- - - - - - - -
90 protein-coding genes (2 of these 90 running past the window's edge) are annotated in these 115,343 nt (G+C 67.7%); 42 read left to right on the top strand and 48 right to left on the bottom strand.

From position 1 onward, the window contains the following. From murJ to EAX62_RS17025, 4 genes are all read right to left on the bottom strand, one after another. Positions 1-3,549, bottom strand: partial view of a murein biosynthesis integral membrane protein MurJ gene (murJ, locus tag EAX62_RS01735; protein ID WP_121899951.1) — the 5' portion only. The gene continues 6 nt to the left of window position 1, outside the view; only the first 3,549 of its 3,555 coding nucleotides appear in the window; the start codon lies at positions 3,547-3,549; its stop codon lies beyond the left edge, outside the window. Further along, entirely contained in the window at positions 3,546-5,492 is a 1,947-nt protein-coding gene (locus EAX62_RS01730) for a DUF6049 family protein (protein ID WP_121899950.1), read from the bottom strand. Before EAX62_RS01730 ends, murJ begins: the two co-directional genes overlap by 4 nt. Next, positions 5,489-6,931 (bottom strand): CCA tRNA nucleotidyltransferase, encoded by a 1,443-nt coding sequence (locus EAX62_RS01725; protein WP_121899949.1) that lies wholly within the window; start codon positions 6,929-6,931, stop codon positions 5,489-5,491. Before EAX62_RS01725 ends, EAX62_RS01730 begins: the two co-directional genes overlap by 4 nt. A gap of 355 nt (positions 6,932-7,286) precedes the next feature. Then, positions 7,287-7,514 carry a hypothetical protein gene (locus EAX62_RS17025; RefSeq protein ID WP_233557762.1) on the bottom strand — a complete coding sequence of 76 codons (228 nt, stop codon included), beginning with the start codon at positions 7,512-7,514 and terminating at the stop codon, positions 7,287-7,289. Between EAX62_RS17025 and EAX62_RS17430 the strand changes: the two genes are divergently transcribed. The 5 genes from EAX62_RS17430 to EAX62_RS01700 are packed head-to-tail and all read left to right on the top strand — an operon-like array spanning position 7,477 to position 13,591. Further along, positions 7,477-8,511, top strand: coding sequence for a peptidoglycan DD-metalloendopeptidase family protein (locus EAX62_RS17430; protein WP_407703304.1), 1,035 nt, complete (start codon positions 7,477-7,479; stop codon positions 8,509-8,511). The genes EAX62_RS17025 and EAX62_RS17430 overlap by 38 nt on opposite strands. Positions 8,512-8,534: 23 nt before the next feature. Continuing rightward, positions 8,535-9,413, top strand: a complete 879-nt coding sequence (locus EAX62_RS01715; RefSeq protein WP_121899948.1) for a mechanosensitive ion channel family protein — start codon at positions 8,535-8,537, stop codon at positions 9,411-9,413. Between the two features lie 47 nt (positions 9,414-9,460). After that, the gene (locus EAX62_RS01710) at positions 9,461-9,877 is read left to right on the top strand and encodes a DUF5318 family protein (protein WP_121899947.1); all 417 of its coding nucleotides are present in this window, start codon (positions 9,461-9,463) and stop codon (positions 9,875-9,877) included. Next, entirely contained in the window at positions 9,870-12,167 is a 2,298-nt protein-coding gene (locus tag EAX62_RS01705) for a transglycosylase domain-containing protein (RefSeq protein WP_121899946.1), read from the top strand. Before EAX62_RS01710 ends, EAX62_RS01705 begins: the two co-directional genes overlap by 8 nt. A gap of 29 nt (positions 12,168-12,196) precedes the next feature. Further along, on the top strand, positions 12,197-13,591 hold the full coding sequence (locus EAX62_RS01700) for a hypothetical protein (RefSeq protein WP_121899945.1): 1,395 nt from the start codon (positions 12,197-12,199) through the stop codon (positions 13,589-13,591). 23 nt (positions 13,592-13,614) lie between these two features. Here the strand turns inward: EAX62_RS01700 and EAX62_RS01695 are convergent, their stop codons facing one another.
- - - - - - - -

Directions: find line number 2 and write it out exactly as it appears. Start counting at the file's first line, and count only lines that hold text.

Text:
From position 1 onward, the window contains the following. From murJ to EAX62_RS17025, 4 genes are all read right to left on the bottom strand, one after another. Positions 1-3,549, bottom strand: partial view of a murein biosynthesis integral membrane protein MurJ gene (murJ, locus tag EAX62_RS01735; protein ID WP_121899951.1) — the 5' portion only. The gene continues 6 nt to the left of window position 1, outside the view; only the first 3,549 of its 3,555 coding nucleotides appear in the window; the start codon lies at positions 3,547-3,549; its stop codon lies beyond the left edge, outside the window. Further along, entirely contained in the window at positions 3,546-5,492 is a 1,947-nt protein-coding gene (locus EAX62_RS01730) for a DUF6049 family protein (protein ID WP_121899950.1), read from the bottom strand. Before EAX62_RS01730 ends, murJ begins: the two co-directional genes overlap by 4 nt. Next, positions 5,489-6,931 (bottom strand): CCA tRNA nucleotidyltransferase, encoded by a 1,443-nt coding sequence (locus EAX62_RS01725; protein WP_121899949.1) that lies wholly within the window; start codon positions 6,929-6,931, stop codon positions 5,489-5,491. Before EAX62_RS01725 ends, EAX62_RS01730 begins: the two co-directional genes overlap by 4 nt. A gap of 355 nt (positions 6,932-7,286) precedes the next feature. Then, positions 7,287-7,514 carry a hypothetical protein gene (locus EAX62_RS17025; RefSeq protein ID WP_233557762.1) on the bottom strand — a complete coding sequence of 76 codons (228 nt, stop codon included), beginning with the start codon at positions 7,512-7,514 and terminating at the stop codon, positions 7,287-7,289. Between EAX62_RS17025 and EAX62_RS17430 the strand changes: the two genes are divergently transcribed. The 5 genes from EAX62_RS17430 to EAX62_RS01700 are packed head-to-tail and all read left to right on the top strand — an operon-like array spanning position 7,477 to position 13,591. Further along, positions 7,477-8,511, top strand: coding sequence for a peptidoglycan DD-metalloendopeptidase family protein (locus EAX62_RS17430; protein WP_407703304.1), 1,035 nt, complete (start codon positions 7,477-7,479; stop codon positions 8,509-8,511). The genes EAX62_RS17025 and EAX62_RS17430 overlap by 38 nt on opposite strands. Positions 8,512-8,534: 23 nt before the next feature. Continuing rightward, positions 8,535-9,413, top strand: a complete 879-nt coding sequence (locus EAX62_RS01715; RefSeq protein WP_121899948.1) for a mechanosensitive ion channel family protein — start codon at positions 8,535-8,537, stop codon at positions 9,411-9,413. Between the two features lie 47 nt (positions 9,414-9,460). After that, the gene (locus EAX62_RS01710) at positions 9,461-9,877 is read left to right on the top strand and encodes a DUF5318 family protein (protein WP_121899947.1); all 417 of its coding nucleotides are present in this window, start codon (positions 9,461-9,463) and stop codon (positions 9,875-9,877) included. Next, entirely contained in the window at positions 9,870-12,167 is a 2,298-nt protein-coding gene (locus tag EAX62_RS01705) for a transglycosylase domain-containing protein (RefSeq protein WP_121899946.1), read from the top strand. Before EAX62_RS01710 ends, EAX62_RS01705 begins: the two co-directional genes overlap by 8 nt. A gap of 29 nt (positions 12,168-12,196) precedes the next feature. Further along, on the top strand, positions 12,197-13,591 hold the full coding sequence (locus EAX62_RS01700) for a hypothetical protein (RefSeq protein WP_121899945.1): 1,395 nt from the start codon (positions 12,197-12,199) through the stop codon (positions 13,589-13,591). 23 nt (positions 13,592-13,614) lie between these two features. Here the strand turns inward: EAX62_RS01700 and EAX62_RS01695 are convergent, their stop codons facing one another.